Lunch

All posts tagged Lunch

On paranoia and vindication.

Published February 3, 2014 by mandileighbean

Happy Super Bowl Sunday! I was rooting for Denver because I adore the Manning family, but alas; it seems neither brother can finish the job this season.

If you’re in the Toms River area on Tuesday, February 18th, please stop by the Toms River Library for a discussion and book signing with me!  It’s begins at 7:00PM and will last until 8:00PM!

I also just want to add that I believe the most romantic notion(? idea? not entirely sure which word I want to use) is two people thinking about one another without the other knowing.  It’s nice to think another is thinking of you in that unique way.  It’s beautiful when it’s organic and not manufactured or fished for, but the kicker is the object of attention may never know.  It is within that beautiful frustration the romance lies, in my humble opinion.  Just throwing that out there, I guess.  Forgive me, but it had been some time since I was random.

Enjoy this week’s prompt!

 

WEEKLY WRITING PROMPT #12: “A man sneezes painfully.  He looks in his handkerchief and finds something that looks like a microchip.”

spy

ACHOO!  The sneeze rocked Baxter’s body, sending him backwards before he aggressively shot forward, trying to right himself.  It was a vicious and unrelenting sneeze.  He kept his eyes closed for a moment or two, as if it would help steady his breathing and help his bodily functions return to normal.  “Wow,” he said, and opened his eyes wide to ensure the world had neither stopped nor drastically changed while he had been rendered incapacitated by the sneeze.  He shook his head to clear it.  He pulled the handkerchief from the breast pocket of his suit and blew his nose.  “Damn,” Baxter said.  “That really hurt.”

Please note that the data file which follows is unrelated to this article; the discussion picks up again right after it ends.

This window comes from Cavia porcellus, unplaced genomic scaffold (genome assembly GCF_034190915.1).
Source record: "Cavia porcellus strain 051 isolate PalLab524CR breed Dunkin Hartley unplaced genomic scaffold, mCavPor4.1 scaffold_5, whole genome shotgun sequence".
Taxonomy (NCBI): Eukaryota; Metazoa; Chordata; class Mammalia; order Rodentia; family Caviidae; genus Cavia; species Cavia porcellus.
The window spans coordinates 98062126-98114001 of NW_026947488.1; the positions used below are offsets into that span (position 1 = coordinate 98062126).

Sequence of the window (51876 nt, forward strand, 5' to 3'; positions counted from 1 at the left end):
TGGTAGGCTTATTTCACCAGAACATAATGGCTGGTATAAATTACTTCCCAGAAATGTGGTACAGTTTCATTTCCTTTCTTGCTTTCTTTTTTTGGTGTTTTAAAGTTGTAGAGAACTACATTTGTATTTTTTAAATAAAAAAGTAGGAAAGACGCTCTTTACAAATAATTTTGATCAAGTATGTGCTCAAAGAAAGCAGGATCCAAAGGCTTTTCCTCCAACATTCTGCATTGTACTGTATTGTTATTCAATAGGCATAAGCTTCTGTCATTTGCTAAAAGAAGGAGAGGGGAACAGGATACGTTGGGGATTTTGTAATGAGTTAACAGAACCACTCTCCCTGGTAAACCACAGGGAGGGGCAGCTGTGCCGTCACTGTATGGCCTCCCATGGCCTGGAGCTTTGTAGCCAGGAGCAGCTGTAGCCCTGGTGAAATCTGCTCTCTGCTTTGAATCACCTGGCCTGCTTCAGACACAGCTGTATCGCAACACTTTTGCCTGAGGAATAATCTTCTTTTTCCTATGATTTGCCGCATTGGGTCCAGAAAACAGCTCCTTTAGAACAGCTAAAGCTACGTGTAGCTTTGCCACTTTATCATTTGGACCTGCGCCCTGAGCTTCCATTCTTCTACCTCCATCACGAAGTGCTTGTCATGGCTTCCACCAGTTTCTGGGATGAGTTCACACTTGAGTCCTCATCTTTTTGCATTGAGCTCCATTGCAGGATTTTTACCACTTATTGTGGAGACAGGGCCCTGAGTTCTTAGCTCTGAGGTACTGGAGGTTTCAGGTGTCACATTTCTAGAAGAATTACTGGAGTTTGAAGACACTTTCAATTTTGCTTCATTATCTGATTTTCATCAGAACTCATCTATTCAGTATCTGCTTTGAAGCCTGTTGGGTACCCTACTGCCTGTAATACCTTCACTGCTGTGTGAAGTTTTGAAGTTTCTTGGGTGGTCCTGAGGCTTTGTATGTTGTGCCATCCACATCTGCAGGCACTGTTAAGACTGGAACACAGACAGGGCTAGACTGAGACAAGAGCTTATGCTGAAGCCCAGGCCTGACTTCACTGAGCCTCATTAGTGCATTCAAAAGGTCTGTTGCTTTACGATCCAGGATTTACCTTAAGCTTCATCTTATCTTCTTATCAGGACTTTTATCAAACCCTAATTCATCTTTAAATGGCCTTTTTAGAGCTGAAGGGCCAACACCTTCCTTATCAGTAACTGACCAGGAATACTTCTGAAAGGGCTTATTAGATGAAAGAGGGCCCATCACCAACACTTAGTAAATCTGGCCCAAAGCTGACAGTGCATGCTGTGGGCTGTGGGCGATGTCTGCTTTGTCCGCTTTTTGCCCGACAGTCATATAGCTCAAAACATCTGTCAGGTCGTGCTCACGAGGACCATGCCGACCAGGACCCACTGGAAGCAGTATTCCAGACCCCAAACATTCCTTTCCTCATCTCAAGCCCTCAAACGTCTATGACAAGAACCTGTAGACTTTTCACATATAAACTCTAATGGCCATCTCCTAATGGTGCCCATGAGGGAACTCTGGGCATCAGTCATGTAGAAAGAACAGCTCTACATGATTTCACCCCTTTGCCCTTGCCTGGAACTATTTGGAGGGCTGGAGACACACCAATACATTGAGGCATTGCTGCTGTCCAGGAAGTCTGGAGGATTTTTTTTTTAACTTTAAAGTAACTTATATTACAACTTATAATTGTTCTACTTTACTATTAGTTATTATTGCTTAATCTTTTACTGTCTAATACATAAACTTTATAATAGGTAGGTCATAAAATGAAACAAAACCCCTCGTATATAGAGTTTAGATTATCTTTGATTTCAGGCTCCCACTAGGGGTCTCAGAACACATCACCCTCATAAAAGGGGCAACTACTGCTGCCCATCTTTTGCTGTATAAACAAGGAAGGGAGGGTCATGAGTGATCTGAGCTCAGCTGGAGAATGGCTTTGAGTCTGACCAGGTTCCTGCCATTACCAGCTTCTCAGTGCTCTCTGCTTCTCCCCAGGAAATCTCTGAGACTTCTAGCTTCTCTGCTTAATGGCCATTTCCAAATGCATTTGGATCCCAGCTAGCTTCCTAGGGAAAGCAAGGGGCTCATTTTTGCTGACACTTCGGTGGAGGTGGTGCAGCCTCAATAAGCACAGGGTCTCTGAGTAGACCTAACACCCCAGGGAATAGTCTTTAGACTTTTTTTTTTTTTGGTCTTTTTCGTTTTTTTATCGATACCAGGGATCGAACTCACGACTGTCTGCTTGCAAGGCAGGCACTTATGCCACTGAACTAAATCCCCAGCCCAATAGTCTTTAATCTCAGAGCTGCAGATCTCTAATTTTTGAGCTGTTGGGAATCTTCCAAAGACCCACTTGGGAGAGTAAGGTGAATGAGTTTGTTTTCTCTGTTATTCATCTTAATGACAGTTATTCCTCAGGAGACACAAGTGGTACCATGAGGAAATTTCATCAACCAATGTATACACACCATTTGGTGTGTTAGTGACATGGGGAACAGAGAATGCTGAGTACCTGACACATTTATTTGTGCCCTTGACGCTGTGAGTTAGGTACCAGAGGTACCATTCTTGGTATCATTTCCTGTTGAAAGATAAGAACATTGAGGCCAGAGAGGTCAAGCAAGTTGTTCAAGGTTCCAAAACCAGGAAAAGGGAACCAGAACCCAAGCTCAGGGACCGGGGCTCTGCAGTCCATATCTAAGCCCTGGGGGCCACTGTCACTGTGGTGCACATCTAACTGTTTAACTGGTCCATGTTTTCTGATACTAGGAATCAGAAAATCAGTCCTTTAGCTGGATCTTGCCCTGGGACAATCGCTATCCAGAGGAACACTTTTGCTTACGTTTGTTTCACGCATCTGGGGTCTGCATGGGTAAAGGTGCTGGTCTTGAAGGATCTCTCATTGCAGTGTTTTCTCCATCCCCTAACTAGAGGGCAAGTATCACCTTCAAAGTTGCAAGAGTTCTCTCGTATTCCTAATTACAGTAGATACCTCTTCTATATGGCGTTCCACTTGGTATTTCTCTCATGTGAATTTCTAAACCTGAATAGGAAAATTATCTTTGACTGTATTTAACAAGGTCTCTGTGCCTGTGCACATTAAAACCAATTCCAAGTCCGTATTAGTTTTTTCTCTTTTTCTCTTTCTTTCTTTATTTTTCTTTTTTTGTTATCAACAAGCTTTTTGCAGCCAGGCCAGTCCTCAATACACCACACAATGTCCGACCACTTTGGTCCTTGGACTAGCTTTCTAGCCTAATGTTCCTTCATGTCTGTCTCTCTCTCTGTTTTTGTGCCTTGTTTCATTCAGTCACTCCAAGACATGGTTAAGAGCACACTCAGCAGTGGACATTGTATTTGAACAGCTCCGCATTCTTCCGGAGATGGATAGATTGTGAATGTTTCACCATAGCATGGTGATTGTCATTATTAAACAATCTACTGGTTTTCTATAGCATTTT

“The sneeze?  Man up,” Alex smiled.  The smile wasn’t entirely genuine.  It was more queasy and nervous than anything else.  In fact, Alex’s normally bright and expressive eyes were clouded over and shifty.  Baxter had just been about to comment on the physical change which also seemed to alter Alex’s winning personality.  He was sweaty and trying to look everywhere all at once.  Baxter was just about to comment on the paranoid behavior when the sneeze had interrupted and completely knocked him flat.  He couldn’t remember what he had been thinking, or what he had been discussing with Alex.  He finished blowing his nose with a flourish, but did not return the handkerchief to the breast pocket.  He leaned closer to Alex and lifted his chin so his friend would be able to peer deep within Baxter’s nasal cavities.  “Is it bleeding?”

 

Alex pretended to look for about a second.  “No, dude, you’re fine; hey, do you know how long that van’s been there?”

 

“What van?”

 

“The dark blue one without windows; behind me and to the left, on the corner.”

 

Baxter shrugged.  He was more concerned with his aching nose.  He crossed his eyes to see the blurred bridge of it, and was rubbing it tenderly with the tips of his fingers.  “I didn’t see anything.  Did you see anything fly out of my nose?  I feel all cut up inside; I’ve never sneezed like that before.”

 

Alex stole a glance behind him.  “I’m sorry.  I guess … Baxter, I think that van is following me.”

 

Baxter nodded, but was intently focused on the handkerchief gripped in his hand.  Would Alex care if he opened it up and inspected whatever had been so readily rejected by his body?  It was a less than savory habit, admittedly, but Baxter really swore something had come shooting out.  How else could he explain the pain?  He was completely convinced that the sneeze had not been normal and had half a mind to march himself to the emergency room for a professional opinion.  “What makes you think you’re being followed?”  Baxter continued the odd conversation to be polite to one of his oldest friends, and to distract him so he could inspect the handkerchief.

 

“I’ve been seeing it everywhere, Baxter.  When I go to work, it’s always a car or two behind me.  When I go to the gym, it’s always parked on the opposite side of the lot.  When I’m in my apartment, I catch a glimpse of it from the window, down in the street.  It’s been going on for weeks.”

 

“Oh yeah?” Baxter asked, encouraging his friend to continue.  He had discreetly placed the handkerchief on the table and was slowly peeling back the corner that was folded over.

 

“And,” Alex licked his lips and found that his mouth had gone dry, “I think my phone’s been tapped.  There’s all this weird clicking and buzzing when I’m on the phone.  Sometimes the phone rings and there’s no one there, just silence, but they won’t hang up until I do.”

 

“They don’t hang up?” Alex repeated lamely, to prove he was listening despite the fact that he was not paying attention.  With the one corner unfolded, he only had to stretch it out to get a good look at the specimen, which was probably only snot, but why had it been so painful?